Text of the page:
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30 Years of Introducing Teens to Theatre

Date: Jan 08, 2018

Welcome to Meet the Member, where TDF members share theatrical stories.

Today's member: Arthur Goldstein, a New York City public school teacher who brings students to shows via the TDF Introduction to Theatre arts education program


Traditionally these Meet the Member columns have been structured as Q&As. But Arthur is such a compelling and prolific writer, we decided he should tell his own story of how TDF has impacted his life, both as an individual theatregoer and as a veteran NYC educator. By the end, you'll wish you were one of his students!

Years ago, I took a group of English Language Learners (ELLs) to see the short-lived Broadway version of Carrie. I think TDF tickets were around 15 bucks each back then, and most of the kids could swing it. Some prop machine didn't work and someone had to come out, apologize, and explain they were fixing it. My students talked about that for the rest of the year.

While Carrie was a notorious flop, I kind of liked it. And my students loved it. Whatever The New York Times wrote about it made no difference to them at all. I think it was only around for a dozen or so performances, so it's kind of amazing we got to see it.

More recently I took more than 60 ELLs to see Wicked courtesy of TDF's Introduction to Theatre. They were amazed by the experience -- even before the curtain went up. The Gershwin Theatre is gigantic and imposing. It seems like you have to go up two stories just to get to the first floor. (It's a lot different from the neighborhood multiplex showing ten movies at a time.) My students looked left to right, up and down, and appeared awestruck. Some of these kids had spent weeks traversing mountains and witnessed things young eyes never should. This was a new and welcome sight for them.

I've been teaching since 1984. I started out as an English teacher but I could never find a job teaching English. One day, a supervisor asked me, "Would you like to teach ESL?"

"What's ESL?" I asked.

"English as a second language," the supervisor said. "Try it, you'll like it."

I'm fascinated by my students. They come from all over the world and have the most incredible stories to tell. I'm thrilled to be able to teach them English, which they desperately need not only for school, but also for their everyday lives. I usually ask to teach beginners. One reason is because they make very rapid progress and they're very cool to watch. Another is because few of my colleagues want to do it.

In my classes we don't act per se, but we read a lot of dialogues. Sometimes I find them in books; sometimes I write them myself. I'm very big on making students emphasize things and speak as though they mean it. It's quite a challenge since a lot of them come from cultures that actively discourage participation. Our trips are very interactive, and help them open up.

I love taking ELLs to the theatre, particularly since they'd likely never know it existed otherwise. I was very excited to learn that TDF had a program to bring city kids to the theatre. I think I spent three years sending various emails and begging to enroll. I was very excited once we were finally accepted.

Wicked is all about a woman who is green -- not with envy, but really green. When Kermit sang, "It's Not Easy Being Green," he didn't know the half of it. My students have to deal with all sorts of issues in the United States. Elphaba has problems, too. She's ostracized not only by the public at large, but also by her own family. To see her succeed against incredible odds is particularly inspiring to those who feel like outsiders. I know my students feel that way a lot, and I think stories like Wicked leave them a little braver.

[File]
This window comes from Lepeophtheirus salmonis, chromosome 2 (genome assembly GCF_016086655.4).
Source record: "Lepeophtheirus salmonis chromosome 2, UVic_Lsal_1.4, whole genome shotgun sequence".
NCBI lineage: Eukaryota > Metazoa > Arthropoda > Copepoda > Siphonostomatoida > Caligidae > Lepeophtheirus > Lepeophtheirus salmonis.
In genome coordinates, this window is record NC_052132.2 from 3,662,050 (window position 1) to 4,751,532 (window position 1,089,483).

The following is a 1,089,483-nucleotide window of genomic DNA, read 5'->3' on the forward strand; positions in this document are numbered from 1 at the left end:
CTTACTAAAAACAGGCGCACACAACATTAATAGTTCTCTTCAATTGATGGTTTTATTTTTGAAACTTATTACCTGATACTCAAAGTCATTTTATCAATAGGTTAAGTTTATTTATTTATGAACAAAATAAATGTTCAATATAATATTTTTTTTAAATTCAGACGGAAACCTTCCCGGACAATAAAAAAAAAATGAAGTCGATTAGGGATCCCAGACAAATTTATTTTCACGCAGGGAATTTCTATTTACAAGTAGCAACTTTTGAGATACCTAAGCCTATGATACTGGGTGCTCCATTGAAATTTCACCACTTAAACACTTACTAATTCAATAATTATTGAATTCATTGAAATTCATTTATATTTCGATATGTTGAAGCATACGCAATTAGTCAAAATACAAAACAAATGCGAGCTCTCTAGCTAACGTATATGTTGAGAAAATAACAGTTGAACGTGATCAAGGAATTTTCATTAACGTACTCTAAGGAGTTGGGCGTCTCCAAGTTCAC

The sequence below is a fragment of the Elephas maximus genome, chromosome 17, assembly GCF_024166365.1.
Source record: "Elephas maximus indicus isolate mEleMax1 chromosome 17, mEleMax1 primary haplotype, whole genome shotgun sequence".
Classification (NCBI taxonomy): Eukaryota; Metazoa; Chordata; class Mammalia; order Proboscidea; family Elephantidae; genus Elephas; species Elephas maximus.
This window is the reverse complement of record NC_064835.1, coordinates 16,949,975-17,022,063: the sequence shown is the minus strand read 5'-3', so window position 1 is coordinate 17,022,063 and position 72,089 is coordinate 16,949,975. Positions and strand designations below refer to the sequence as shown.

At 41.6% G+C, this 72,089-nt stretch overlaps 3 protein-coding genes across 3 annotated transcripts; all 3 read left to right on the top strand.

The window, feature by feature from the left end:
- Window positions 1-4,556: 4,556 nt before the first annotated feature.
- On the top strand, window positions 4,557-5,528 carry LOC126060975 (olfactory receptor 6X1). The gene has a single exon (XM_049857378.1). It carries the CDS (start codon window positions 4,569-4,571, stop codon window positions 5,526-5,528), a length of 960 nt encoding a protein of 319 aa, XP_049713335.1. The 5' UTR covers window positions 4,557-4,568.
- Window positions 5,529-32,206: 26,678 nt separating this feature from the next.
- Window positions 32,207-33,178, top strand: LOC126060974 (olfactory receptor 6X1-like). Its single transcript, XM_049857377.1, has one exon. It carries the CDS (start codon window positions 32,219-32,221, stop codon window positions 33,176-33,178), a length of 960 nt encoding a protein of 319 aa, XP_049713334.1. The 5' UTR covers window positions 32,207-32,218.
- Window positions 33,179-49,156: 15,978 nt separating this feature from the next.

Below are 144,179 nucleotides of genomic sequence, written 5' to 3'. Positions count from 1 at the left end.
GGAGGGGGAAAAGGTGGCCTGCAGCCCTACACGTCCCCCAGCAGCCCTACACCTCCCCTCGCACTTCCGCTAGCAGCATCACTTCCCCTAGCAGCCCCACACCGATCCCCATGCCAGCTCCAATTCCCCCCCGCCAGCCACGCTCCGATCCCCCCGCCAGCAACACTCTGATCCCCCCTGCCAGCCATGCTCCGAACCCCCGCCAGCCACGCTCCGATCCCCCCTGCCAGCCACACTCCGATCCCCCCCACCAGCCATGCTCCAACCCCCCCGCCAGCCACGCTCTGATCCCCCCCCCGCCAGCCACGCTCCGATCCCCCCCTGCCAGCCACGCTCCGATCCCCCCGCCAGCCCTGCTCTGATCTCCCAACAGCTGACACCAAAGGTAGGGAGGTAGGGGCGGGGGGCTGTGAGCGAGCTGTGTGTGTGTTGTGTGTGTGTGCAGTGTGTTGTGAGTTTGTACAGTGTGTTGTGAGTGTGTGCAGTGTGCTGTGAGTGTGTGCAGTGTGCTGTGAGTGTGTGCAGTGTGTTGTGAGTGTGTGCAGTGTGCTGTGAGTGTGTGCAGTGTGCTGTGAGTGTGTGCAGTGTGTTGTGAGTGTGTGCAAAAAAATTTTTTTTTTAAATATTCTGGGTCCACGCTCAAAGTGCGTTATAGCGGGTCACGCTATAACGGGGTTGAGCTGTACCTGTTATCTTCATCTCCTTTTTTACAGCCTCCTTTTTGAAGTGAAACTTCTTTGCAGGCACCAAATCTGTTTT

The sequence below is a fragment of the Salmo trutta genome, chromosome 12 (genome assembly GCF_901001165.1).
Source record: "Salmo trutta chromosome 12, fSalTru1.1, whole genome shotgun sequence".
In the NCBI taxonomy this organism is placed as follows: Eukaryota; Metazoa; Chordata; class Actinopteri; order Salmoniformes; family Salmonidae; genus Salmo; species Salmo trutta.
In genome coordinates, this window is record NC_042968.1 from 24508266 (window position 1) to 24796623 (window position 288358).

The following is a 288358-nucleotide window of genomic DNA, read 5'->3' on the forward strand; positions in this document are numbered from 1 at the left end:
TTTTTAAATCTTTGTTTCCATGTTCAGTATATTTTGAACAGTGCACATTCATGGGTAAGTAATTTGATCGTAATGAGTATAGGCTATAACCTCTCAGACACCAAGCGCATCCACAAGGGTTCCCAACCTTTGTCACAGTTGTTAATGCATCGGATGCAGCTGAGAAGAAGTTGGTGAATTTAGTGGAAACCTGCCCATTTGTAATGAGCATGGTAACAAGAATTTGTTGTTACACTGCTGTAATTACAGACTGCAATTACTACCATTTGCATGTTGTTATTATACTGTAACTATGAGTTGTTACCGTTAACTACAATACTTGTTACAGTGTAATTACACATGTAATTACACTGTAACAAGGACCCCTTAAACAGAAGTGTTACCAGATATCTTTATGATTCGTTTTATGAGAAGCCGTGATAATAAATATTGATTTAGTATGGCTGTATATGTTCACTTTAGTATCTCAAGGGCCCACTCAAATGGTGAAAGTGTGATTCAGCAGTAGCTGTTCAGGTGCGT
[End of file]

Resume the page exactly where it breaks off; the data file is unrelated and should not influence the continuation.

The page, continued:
I've now taken two groups of students to see Wicked. Both times, we spent weeks explaining and discussing the plot and songs. I also screened The Wizard of Oz so students would have the background they needed to understand and appreciate the story. Many of them walked around singing "Wonderful" for weeks after seeing Wicked. A very cool moment occurred right after the show, when I said to a very shy girl, "I hope you're happy." She smiled for the first time in my memory, and then sang back, "I hope you're happy now," quoting lyrics from the show.

Another student didn't want to go. He complained about everything we did, and everything we studied. He kind of liked The Wizard of Oz, but thought this whole studying and discussing songs thing was taking it too far. To spend an entire day traveling just to listen to music he didn't even have on his phone was beyond the pale. I more or less forced him to go. At the end of the show he looked at me and said, "You were right. It was wonderful."

I've been a theatre fan for decades. My personal favorite show was the recent Broadway revival of Fiddler on the Roof. I saw the original with my parents many years ago. I don't recall how much I liked it back then, but this time they managed to make a relatively old show very new again. I loved that they updated the beginning and end to reflect the plight of more recent refugees, like some of my students.

I thank TDF for giving the inaugural theatre experience to my newcomers. I hope it inspires them to become lifelong theatregoers, like me.

Help Arthur and other New York City teachers continue to take their students to theatre by contributing to TDF. In the same way that a theatre needs an audience, we need you to do what we do.


Arthur Goldstein is an ESL/ English teacher and UFT chapter leader at Francis Lewis High School. He blogs at almost every day, and has written for the New York Daily News, Gotham Gazette, Chalkbeat, and elsewhere. Follow him on Twitter at @TeacherArthurG. Follow TDF at @TDFNYC.

Photo courtesy of the author

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